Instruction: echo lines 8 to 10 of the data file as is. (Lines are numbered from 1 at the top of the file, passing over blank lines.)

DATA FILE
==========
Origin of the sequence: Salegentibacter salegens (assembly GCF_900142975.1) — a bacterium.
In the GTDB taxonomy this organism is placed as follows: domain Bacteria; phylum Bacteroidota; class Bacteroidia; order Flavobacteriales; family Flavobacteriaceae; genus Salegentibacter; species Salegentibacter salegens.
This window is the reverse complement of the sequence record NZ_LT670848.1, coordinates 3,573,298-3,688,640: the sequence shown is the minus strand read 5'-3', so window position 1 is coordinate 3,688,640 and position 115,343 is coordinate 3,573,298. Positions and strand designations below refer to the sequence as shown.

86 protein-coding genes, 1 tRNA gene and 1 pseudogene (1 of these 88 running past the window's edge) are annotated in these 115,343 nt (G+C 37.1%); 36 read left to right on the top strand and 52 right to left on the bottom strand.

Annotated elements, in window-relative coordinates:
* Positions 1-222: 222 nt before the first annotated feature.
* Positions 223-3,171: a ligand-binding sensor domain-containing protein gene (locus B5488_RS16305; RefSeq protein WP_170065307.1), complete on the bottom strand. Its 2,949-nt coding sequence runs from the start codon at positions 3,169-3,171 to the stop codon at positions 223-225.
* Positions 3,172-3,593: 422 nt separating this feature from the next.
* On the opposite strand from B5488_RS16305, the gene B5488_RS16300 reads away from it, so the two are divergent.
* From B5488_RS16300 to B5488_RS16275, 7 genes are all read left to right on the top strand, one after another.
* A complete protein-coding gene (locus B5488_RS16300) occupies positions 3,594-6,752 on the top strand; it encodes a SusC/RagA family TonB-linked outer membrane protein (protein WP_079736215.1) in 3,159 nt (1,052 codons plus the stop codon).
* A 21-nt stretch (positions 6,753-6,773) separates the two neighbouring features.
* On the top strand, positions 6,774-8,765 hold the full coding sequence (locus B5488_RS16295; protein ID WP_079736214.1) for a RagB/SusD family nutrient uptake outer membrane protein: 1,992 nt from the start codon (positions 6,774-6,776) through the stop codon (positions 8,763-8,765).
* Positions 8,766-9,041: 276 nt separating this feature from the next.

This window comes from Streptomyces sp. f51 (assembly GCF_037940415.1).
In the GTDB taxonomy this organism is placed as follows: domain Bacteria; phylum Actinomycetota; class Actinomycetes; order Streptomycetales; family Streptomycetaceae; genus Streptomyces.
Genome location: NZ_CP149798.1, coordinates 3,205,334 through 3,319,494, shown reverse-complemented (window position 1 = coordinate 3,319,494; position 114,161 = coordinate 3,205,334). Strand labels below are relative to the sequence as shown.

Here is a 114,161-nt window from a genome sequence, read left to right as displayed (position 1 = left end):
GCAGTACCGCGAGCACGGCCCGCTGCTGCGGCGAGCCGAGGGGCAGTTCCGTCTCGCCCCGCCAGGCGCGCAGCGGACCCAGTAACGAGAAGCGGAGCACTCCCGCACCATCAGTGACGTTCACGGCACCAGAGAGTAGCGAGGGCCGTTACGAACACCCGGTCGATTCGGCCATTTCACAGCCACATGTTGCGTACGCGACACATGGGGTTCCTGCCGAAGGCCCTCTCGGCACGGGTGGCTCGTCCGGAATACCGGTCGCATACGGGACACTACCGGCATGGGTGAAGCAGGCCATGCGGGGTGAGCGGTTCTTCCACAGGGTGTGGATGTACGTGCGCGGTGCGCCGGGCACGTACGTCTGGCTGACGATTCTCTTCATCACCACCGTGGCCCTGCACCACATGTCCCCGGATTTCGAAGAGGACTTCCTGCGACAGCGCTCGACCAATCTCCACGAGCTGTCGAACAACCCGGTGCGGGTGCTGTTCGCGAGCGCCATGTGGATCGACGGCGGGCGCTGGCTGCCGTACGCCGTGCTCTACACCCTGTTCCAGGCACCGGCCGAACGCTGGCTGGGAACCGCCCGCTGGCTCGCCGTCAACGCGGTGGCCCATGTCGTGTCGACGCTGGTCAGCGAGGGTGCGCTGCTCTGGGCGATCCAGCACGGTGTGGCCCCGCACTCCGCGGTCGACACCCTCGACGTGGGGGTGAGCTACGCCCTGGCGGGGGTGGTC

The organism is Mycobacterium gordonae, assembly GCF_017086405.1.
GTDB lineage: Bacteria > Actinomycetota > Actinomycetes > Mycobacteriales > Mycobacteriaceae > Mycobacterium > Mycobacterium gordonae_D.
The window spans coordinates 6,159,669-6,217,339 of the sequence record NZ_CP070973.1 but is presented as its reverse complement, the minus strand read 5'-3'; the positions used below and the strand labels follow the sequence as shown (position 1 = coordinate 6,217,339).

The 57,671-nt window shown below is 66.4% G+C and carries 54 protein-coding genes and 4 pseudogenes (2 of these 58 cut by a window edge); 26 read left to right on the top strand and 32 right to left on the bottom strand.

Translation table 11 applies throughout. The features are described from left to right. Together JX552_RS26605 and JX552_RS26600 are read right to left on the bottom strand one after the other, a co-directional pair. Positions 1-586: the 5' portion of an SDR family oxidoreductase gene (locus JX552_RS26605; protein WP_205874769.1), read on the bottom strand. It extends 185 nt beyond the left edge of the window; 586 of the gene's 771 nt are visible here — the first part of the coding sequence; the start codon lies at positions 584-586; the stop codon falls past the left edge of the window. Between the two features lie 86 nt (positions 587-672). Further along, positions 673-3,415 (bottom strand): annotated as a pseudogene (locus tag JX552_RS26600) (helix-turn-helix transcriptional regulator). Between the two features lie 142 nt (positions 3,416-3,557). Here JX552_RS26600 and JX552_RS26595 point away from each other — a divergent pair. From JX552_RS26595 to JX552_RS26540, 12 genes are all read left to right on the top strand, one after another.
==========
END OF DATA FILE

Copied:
* Positions 3,172-3,593: 422 nt separating this feature from the next.
* On the opposite strand from B5488_RS16305, the gene B5488_RS16300 reads away from it, so the two are divergent.
* From B5488_RS16300 to B5488_RS16275, 7 genes are all read left to right on the top strand, one after another.